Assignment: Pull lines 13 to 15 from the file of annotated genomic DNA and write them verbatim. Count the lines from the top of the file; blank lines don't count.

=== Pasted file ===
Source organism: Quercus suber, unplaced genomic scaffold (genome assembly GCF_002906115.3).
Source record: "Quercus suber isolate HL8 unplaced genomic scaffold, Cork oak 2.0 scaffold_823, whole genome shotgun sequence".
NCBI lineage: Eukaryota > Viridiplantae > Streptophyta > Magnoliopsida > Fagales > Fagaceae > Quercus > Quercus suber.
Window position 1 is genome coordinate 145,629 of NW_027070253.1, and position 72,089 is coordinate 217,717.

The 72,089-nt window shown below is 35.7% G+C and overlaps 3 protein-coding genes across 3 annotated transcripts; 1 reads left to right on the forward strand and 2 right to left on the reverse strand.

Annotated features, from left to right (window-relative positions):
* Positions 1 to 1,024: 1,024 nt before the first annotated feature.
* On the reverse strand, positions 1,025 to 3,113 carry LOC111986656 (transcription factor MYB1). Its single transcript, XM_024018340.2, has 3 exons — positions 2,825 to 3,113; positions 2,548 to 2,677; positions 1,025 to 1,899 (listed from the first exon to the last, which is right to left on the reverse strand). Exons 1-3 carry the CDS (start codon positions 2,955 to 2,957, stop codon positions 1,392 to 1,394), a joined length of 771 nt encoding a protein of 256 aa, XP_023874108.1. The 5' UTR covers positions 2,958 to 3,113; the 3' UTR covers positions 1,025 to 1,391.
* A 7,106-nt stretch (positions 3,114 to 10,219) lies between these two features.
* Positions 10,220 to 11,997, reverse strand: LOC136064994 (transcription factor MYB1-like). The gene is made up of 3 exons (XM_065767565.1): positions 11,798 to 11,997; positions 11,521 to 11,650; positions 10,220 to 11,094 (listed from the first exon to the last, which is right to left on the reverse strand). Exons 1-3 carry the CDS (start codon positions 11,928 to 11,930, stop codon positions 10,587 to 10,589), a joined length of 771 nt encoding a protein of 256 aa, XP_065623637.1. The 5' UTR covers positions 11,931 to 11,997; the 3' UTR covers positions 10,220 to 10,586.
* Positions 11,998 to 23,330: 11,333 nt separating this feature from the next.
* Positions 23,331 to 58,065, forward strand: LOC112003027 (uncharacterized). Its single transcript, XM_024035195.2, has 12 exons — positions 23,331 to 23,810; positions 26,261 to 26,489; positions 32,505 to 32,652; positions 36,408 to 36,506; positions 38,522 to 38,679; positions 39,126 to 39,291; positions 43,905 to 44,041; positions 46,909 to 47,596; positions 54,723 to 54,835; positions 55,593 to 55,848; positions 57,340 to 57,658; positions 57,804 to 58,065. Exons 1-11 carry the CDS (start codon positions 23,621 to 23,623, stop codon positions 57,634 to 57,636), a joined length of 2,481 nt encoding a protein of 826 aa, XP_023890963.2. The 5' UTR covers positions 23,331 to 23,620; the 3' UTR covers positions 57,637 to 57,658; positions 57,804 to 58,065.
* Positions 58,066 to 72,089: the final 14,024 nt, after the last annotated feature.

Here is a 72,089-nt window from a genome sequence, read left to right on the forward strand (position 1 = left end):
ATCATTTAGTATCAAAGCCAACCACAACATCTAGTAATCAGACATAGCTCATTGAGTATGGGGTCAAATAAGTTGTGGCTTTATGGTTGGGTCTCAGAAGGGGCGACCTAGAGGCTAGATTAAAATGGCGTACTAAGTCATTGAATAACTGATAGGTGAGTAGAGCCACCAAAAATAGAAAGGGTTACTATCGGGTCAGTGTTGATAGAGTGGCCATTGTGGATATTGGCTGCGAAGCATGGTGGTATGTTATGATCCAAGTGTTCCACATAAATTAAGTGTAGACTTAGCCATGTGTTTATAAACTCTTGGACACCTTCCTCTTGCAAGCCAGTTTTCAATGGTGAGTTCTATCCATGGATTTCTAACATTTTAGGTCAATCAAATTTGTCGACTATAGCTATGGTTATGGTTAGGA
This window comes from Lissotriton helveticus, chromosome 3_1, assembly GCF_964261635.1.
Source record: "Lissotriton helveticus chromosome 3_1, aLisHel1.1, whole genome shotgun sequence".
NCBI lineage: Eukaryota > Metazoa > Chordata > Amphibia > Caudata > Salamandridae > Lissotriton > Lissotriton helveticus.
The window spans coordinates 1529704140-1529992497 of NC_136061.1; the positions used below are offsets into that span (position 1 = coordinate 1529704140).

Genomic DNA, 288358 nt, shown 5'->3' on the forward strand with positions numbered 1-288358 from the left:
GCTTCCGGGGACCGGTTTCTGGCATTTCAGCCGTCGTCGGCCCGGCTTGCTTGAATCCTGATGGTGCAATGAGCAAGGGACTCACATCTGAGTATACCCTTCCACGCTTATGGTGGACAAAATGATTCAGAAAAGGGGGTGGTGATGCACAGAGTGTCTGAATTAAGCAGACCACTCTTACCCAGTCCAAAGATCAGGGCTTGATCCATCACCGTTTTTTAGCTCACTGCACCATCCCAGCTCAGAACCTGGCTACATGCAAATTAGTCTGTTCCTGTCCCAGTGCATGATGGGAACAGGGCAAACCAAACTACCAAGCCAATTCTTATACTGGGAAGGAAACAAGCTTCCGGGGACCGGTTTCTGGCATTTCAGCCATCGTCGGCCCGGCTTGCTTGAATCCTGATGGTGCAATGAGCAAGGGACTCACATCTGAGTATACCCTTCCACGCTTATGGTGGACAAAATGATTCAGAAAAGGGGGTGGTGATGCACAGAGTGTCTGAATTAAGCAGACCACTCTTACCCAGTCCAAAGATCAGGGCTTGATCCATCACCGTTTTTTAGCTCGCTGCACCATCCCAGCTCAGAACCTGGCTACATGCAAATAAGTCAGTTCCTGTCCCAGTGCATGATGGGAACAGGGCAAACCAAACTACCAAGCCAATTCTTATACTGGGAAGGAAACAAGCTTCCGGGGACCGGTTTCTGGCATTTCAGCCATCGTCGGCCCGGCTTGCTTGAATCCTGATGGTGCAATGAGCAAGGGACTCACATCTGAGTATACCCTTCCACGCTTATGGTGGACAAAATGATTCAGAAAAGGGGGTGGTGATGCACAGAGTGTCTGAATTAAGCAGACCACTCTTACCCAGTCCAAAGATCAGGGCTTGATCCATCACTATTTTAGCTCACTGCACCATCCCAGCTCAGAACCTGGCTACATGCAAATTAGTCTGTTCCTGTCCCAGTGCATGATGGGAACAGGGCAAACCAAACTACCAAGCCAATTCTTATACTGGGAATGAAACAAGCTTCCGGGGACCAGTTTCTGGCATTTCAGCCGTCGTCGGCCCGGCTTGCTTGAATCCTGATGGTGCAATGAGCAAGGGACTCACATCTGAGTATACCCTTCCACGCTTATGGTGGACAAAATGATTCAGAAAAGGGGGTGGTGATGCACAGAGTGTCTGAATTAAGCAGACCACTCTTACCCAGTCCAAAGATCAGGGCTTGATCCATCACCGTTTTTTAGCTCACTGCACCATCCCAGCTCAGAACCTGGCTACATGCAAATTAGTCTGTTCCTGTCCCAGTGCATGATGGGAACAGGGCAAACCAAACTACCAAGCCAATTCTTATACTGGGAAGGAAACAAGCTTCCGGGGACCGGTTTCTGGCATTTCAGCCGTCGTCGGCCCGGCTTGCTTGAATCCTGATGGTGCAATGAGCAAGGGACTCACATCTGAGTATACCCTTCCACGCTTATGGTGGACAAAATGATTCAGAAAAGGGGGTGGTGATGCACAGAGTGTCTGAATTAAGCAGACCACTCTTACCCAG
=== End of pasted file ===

* Positions 58,066 to 72,089: the final 14,024 nt, after the last annotated feature.

Here is a 72,089-nt window from a genome sequence, read left to right on the forward strand (position 1 = left end):
ATCATTTAGTATCAAAGCCAACCACAACATCTAGTAATCAGACATAGCTCATTGAGTATGGGGTCAAATAAGTTGTGGCTTTATGGTTGGGTCTCAGAAGGGGCGACCTAGAGGCTAGATTAAAATGGCGTACTAAGTCATTGAATAACTGATAGGTGAGTAGAGCCACCAAAAATAGAAAGGGTTACTATCGGGTCAGTGTTGATAGAGTGGCCATTGTGGATATTGGCTGCGAAGCATGGTGGTATGTTATGATCCAAGTGTTCCACATAAATTAAGTGTAGACTTAGCCATGTGTTTATAAACTCTTGGACACCTTCCTCTTGCAAGCCAGTTTTCAATGGTGAGTTCTATCCATGGATTTCTAACATTTTAGGTCAATCAAATTTGTCGACTATAGCTATGGTTATGGTTAGGA